A plague on all their houses

On Capitol Hill, partisan hard-liners have damaged the constitutional democracy they claim to hold so dear.

Published November 30, 1998 8:00PM (EST)

So this is where things stand: We have a president of the United States who is unfit to hold that high office and a House of Representatives that is equally unfit to sit in judgment of that president. When the Founding Fathers formulated the idea of "co-equal" branches of government, it's doubtful this is what they had in mind.

Then we have an independent counsel who lacks any moral authority to make his case. Not to mention a press corps that has abdicated its responsibilities to explain to the American people the consequences to constitutional governance of trivializing the impeachment process as a means to conduct partisan warfare.

It is as if the various parties to this dispute are in a fast and furious competition to see who can inflict the most serious and permanent damage to the Constitution and the rule of law. And just when it seemed the debate could not sink any lower, hard-line congressional Republicans continued their assault on Clinton after the Iraq airstrikes, even as American troops were in harm's way.

The articles of impeachment adopted by the House Judiciary Committee and being considered by the full House state: "William Jefferson Clinton has undermined the integrity of his office, has brought disrepute on the Presidency, has betrayed his trust as President, and has acted in a manner subversive of the rule of law and justice, to the manifest injury of the people of the United States."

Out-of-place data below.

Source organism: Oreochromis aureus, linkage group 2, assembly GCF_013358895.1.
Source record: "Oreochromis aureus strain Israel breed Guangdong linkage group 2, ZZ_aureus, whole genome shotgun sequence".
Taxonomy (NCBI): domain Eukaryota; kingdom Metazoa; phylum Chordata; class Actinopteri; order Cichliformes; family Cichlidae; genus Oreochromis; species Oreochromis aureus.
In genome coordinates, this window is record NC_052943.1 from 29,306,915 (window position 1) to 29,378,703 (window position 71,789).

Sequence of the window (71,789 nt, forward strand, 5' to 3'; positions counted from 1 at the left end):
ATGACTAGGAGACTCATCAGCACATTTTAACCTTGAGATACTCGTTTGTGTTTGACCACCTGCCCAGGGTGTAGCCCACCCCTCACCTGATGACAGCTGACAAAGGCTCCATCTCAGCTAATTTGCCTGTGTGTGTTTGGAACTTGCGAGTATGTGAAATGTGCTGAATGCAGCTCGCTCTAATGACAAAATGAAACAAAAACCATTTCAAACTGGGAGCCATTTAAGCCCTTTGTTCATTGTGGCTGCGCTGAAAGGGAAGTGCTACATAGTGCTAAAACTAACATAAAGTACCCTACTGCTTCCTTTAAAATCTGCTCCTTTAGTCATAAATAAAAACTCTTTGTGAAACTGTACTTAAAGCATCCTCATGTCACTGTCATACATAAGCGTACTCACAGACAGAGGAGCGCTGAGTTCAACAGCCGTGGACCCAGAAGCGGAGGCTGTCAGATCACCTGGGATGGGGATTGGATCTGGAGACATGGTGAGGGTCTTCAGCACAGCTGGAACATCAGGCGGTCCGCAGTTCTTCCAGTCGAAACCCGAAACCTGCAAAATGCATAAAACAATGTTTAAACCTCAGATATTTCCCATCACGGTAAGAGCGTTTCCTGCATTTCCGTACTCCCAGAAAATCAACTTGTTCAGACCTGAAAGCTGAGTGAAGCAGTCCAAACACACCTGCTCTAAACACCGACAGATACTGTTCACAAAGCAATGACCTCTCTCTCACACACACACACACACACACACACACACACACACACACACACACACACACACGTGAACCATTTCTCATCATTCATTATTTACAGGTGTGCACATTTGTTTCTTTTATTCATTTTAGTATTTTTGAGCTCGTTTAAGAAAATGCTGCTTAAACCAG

It is hard to argue with that statement, although reasonable folks might disagree as to whether Clinton's actions are what the framers of the Constitution had in mind when they considered impeachment.

But, by the same token, what would be the fate of Kenneth Starr, the House Judiciary Committee and the press if they were to be held to the same standards as Clinton and could also face impeachment?

Have they too undermined the integrity of their high offices and positions, brought disrepute to the institutions they serve and acted in a manner subversive of the rule of law and justice, to the manifest injury of the people of the United States of America?

Before considering them, however, we should acknowledge the role President Clinton has played in his own undoing. While it is true that no other modern-day American president has endured such an organized and vindictive effort to destroy him at all costs, Clinton has played into his opponents' hands quite pathetically.

After all, his political enemies did not force him to lie under oath during his testimony in the Paula Jones case. Nor is anyone else responsible for his attempt to corruptly encourage others to lie in that civil case as well. It is Clinton who is solely responsible for denying due process to a litigant against him in a civil rights lawsuit.

By engaging in such conduct, Clinton most importantly violated the sacred oath he twice took upon taking office to "preserve, protect and defend the Constitution of the United States of America." It is because of the majesty of his high office and his swearing to that oath that House Republicans are correct that the president should be held accountable for his actions in some way.

If Starr truly believes that the president has committed multiple felonies, the only just course is for the independent counsel to seek the return of a federal grand jury indictment against Clinton in the District of Columbia and schedule a trial for when Clinton leaves office. Whatever the result, such a trial would lead to a vindication of one of the two men, the humiliation of the other and an end to the national turmoil their actions have caused the rest of us.